Abel Maldonado’s hemp test has problems

Abel Maldonado


The plant tests former Lt.Gov. Abel Maldonado offered to prove he is growing hemp and not marijuana in his farm in San Luis Obispo County were based on samples that could not be used to tell the difference, the lab says.

“We tested a small amount of trim,” said Adriel Fernandez, a Cannalysis lab employee. “The testing did not determine whether the trim was from hemp or marijuana plants.”

A San Luis Obispo County Sheriff’s deputy discovered what appeared to be a large, unpermitted cannabis grow on Maldonado’s south county farm in 2018. Maldonado said he was growing hemp for a research organization, and that the deputy was mistaken.

Following up on the tip from the deputy, SLO County code enforcement staffers found what they determined to be more than 30 acres of cannabis growing on his farm.

Maldonado provided county code enforcement staffers with lab analyses he said proved the plants were hemp. He also offered documentation to show he was working with several agricultural research institutions, including UC Davis.

Code enforcement permitted Maldonado to collect and take samples of his plants to Cannalysis, a Santa Ana based laboratory, for testing. Typically in enforcement cases, the county takes the cuttings and sends them to a lab in an attempt to protect the chain of custody.

In addition, the type of samples Maldonado provided could not be used to determine the type of plant. Madonado took trim (stems and leaves), not the tops of the plant which contain the higher levels of THC, to Cannalysis. In fact, the seven certificates of analysis noted that only trim was tested.

Still, county staff declared that the reports showed the plants were hemp.

Maldonado’s claims that his farm is exempt from oversight because his plants are used for research. But UC Davis hasn’t received anything from his farm, a university spokesman said.

To date, Maldonado has never provided hemp to UC Davis for research, said Andy Fell, a UC Davis media relations director.

All of the hemp used for research at the university was grown by the soils department, according to research staff. In May 2019, a UC Davis professor penned a letter saying he looked forward to working with Runway Farms and Flawless Creations in the future, though they have not yet worked together.

Maldonado’s consultant, Brandon Gesicki, said in a string of emails he sent to SLO County in June 2019, that Maldonado is working with another research organization, Flawless Creations, while continuing to work with UC Davis.

“As part of this process, we have been working with Flawless Creations, which is a medical research and manufacturing company partnered with Runway Farms and UC Davis, among others,” Gesicki wrote in the email. “To answer your question, we are growing on 150 acres, on the same plots and property as last year.”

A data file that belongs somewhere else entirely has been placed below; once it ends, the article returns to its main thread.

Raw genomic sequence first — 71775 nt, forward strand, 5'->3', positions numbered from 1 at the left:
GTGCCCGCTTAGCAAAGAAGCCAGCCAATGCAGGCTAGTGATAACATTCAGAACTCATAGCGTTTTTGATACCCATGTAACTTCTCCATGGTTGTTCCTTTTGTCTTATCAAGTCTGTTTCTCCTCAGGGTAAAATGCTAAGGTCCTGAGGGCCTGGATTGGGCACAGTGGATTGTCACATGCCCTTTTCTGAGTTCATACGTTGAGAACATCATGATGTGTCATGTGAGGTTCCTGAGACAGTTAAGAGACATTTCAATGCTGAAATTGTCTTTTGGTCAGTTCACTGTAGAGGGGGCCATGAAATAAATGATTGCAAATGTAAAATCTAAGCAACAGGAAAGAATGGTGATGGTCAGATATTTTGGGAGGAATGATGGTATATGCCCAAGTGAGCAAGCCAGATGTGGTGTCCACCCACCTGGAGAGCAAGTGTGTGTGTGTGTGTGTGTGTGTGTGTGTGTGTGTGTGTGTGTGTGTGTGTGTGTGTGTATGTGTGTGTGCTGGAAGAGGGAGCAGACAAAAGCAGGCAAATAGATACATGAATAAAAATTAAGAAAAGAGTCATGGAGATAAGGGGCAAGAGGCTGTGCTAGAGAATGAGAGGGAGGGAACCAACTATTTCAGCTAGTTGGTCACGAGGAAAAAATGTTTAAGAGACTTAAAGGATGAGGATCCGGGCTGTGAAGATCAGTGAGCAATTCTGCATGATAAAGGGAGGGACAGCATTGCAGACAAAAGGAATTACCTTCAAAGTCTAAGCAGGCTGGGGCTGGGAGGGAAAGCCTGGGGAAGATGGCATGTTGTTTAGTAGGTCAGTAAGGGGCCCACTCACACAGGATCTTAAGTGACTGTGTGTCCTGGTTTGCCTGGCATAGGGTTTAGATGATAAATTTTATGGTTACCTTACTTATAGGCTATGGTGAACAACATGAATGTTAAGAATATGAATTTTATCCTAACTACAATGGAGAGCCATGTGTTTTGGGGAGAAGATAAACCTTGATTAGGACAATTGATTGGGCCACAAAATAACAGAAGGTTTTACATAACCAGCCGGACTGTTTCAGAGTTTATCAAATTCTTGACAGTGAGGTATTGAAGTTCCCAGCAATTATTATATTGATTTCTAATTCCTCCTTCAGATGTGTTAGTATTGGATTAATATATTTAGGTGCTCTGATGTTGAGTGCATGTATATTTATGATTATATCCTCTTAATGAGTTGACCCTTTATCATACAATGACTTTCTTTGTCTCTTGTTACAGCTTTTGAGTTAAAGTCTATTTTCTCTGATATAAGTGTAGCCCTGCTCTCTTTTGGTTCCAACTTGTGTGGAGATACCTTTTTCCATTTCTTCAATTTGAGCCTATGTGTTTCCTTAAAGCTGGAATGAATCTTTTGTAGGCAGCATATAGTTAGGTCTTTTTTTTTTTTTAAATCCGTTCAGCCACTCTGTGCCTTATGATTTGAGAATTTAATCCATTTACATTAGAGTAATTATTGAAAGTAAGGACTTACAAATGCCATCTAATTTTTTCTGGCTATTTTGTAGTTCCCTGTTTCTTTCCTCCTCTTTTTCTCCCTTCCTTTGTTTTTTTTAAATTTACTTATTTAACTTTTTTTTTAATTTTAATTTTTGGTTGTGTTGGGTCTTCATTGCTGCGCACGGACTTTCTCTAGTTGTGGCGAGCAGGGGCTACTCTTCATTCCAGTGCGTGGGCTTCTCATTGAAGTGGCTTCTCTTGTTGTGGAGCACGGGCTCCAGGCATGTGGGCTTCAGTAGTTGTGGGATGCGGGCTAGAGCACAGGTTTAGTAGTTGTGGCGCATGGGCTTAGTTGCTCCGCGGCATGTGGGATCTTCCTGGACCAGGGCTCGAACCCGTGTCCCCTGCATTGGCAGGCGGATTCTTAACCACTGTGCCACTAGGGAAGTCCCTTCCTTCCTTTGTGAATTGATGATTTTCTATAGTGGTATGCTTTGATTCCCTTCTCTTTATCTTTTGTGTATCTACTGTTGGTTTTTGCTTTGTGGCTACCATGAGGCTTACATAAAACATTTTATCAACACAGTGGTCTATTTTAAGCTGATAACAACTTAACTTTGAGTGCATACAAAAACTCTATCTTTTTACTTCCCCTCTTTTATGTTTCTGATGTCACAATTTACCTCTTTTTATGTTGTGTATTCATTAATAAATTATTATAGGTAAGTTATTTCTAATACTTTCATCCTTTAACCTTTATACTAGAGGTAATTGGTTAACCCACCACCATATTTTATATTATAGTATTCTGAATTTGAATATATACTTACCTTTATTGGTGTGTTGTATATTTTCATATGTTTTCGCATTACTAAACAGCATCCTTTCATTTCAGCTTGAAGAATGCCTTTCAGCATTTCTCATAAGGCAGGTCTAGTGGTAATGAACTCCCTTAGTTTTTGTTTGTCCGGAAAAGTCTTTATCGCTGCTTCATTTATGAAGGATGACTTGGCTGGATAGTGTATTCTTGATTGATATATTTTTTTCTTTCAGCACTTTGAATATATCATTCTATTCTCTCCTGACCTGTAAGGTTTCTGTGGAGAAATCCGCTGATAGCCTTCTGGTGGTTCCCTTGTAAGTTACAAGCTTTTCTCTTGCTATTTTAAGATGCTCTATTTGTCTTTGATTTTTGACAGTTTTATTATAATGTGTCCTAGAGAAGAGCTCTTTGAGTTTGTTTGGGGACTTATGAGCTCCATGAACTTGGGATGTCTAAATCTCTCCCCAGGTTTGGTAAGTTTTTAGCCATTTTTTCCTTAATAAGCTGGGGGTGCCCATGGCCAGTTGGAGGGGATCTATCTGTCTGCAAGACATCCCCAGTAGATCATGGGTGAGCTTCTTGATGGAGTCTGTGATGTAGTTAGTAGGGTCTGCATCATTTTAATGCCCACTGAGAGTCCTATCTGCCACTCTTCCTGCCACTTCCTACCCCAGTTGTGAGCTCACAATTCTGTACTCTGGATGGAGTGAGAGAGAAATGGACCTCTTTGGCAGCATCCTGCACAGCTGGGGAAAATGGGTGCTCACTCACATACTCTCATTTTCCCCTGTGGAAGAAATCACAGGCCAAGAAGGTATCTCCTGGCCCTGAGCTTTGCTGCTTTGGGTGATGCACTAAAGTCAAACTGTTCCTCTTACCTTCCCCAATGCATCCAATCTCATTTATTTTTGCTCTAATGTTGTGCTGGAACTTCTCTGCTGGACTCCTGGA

Maldonado is a part owner of Flawless Creations. Adam Schloss, Maldonado’s partner in Flawless Creations, said their company packages the entire hemp crop and ships it to UC Davis for research.

However, when asked how they were shipping 150 acres of dried cannabis to UC Davis, Maldonado said for the past two years, he has shipped only his highest quality hemp plants to the university, and that he sells the rest.

“We grind the plants, put them in air tight bags, and send them to UC Davis,” Maldonado said.

In response to later requests for information from reporters, Maldonado admitted he has not yet sent research samples to UC Davis.

In Aug. 2018, following the deputy’s discovery, Maldonado met with three SLO County code enforcement staffers, and explained that he was growing hemp for agricultural research for Terra Focus, and UC Davis, according to county records. To support his claim, Maldonado provided county staff a memorandum of agreement with Terra Focus

Three months earlier, on April 26, 2018, Terra Focus owner, Aubrey Karcey, filed articles of organization. On July 26, 2018, the same day the deputy discovered Maldonado’s cannabis grow, Karcey filed documents with the state reporting the business as an agricultural research center, with a listed business address of a mailbox store in Ukiah.

Courted heavily by marijuana business owners and their consultants, San Luis Obispo County officials more than tripled the number of acres a grower could cultivate on each site, leading to outrage from neighbors negatively impacted by the large pot grows and who feared unregulated hemp farms would do the same.

County officials responded by placing a moratorium on industrial hemp, discussing plans to ban outdoor marijuana cultivation, and requiring code enforcement take action against growers who violate county regulations.

While both state and local governments enacted rules to regulate the cannabis industry, they failed to provide any oversight for the cultivation of hemp used for research. As a result, multiple local cannabis cultivators have operated unchecked as long as they can claim they are raising hemp for scientific research.